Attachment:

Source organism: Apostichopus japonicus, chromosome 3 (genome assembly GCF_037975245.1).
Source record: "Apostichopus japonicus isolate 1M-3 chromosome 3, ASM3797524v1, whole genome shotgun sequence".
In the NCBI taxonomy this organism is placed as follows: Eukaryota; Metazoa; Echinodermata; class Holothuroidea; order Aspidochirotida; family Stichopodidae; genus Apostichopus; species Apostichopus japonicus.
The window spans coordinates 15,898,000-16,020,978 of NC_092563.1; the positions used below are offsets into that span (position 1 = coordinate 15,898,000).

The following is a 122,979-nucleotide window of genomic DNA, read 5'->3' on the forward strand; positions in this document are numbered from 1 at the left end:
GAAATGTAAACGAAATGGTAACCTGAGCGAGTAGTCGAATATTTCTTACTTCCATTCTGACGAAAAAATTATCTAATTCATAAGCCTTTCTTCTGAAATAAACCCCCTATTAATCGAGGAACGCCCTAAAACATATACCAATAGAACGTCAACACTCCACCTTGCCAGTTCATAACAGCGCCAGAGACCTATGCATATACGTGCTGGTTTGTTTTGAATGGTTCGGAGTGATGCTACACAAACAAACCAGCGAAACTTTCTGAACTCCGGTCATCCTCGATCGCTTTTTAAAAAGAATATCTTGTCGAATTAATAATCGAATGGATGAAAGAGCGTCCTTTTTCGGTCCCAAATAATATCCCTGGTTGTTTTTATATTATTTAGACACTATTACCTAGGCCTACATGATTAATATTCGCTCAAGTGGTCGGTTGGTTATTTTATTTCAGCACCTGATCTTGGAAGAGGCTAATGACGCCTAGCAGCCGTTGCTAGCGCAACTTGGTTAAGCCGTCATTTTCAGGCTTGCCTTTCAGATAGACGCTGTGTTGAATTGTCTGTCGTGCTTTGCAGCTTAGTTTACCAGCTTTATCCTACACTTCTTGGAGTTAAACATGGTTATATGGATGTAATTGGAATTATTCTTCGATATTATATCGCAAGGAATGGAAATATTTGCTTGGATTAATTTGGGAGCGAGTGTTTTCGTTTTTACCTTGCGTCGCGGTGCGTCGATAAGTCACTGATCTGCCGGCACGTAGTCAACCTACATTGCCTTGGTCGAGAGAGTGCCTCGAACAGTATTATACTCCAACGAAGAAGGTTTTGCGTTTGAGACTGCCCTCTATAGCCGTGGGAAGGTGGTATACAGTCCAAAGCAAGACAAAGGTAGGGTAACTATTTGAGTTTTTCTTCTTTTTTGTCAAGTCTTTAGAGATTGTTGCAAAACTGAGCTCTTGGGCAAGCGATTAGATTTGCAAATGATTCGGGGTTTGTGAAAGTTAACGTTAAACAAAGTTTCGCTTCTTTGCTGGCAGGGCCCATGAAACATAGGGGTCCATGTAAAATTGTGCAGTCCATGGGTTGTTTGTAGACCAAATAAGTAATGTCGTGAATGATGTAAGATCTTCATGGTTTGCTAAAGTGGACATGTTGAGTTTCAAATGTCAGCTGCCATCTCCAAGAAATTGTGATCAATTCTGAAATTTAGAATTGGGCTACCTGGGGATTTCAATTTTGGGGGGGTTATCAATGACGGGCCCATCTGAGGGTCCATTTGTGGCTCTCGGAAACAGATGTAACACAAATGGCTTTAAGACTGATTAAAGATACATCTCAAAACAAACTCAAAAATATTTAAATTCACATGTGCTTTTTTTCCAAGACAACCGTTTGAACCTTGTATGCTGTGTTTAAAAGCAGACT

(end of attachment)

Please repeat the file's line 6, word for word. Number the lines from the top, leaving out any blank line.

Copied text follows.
GAAATGTAAACGAAATGGTAACCTGAGCGAGTAGTCGAATATTTCTTACTTCCATTCTGACGAAAAAATTATCTAATTCATAAGCCTTTCTTCTGAAATAAACCCCCTATTAATCGAGGAACGCCCTAAAACATATACCAATAGAACGTCAACACTCCACCTTGCCAGTTCATAACAGCGCCAGAGACCTATGCATATACGTGCTGGTTTGTTTTGAATGGTTCGGAGTGATGCTACACAAACAAACCAGCGAAACTTTCTGAACTCCGGTCATCCTCGATCGCTTTTTAAAAAGAATATCTTGTCGAATTAATAATCGAATGGATGAAAGAGCGTCCTTTTTCGGTCCCAAATAATATCCCTGGTTGTTTTTATATTATTTAGACACTATTACCTAGGCCTACATGATTAATATTCGCTCAAGTGGTCGGTTGGTTATTTTATTTCAGCACCTGATCTTGGAAGAGGCTAATGACGCCTAGCAGCCGTTGCTAGCGCAACTTGGTTAAGCCGTCATTTTCAGGCTTGCCTTTCAGATAGACGCTGTGTTGAATTGTCTGTCGTGCTTTGCAGCTTAGTTTACCAGCTTTATCCTACACTTCTTGGAGTTAAACATGGTTATATGGATGTAATTGGAATTATTCTTCGATATTATATCGCAAGGAATGGAAATATTTGCTTGGATTAATTTGGGAGCGAGTGTTTTCGTTTTTACCTTGCGTCGCGGTGCGTCGATAAGTCACTGATCTGCCGGCACGTAGTCAACCTACATTGCCTTGGTCGAGAGAGTGCCTCGAACAGTATTATACTCCAACGAAGAAGGTTTTGCGTTTGAGACTGCCCTCTATAGCCGTGGGAAGGTGGTATACAGTCCAAAGCAAGACAAAGGTAGGGTAACTATTTGAGTTTTTCTTCTTTTTTGTCAAGTCTTTAGAGATTGTTGCAAAACTGAGCTCTTGGGCAAGCGATTAGATTTGCAAATGATTCGGGGTTTGTGAAAGTTAACGTTAAACAAAGTTTCGCTTCTTTGCTGGCAGGGCCCATGAAACATAGGGGTCCATGTAAAATTGTGCAGTCCATGGGTTGTTTGTAGACCAAATAAGTAATGTCGTGAATGATGTAAGATCTTCATGGTTTGCTAAAGTGGACATGTTGAGTTTCAAATGTCAGCTGCCATCTCCAAGAAATTGTGATCAATTCTGAAATTTAGAATTGGGCTACCTGGGGATTTCAATTTTGGGGGGGTTATCAATGACGGGCCCATCTGAGGGTCCATTTGTGGCTCTCGGAAACAGATGTAACACAAATGGCTTTAAGACTGATTAAAGATACATCTCAAAACAAACTCAAAAATATTTAAATTCACATGTGCTTTTTTTCCAAGACAACCGTTTGAACCTTGTATGCTGTGTTTAAAAGCAGACT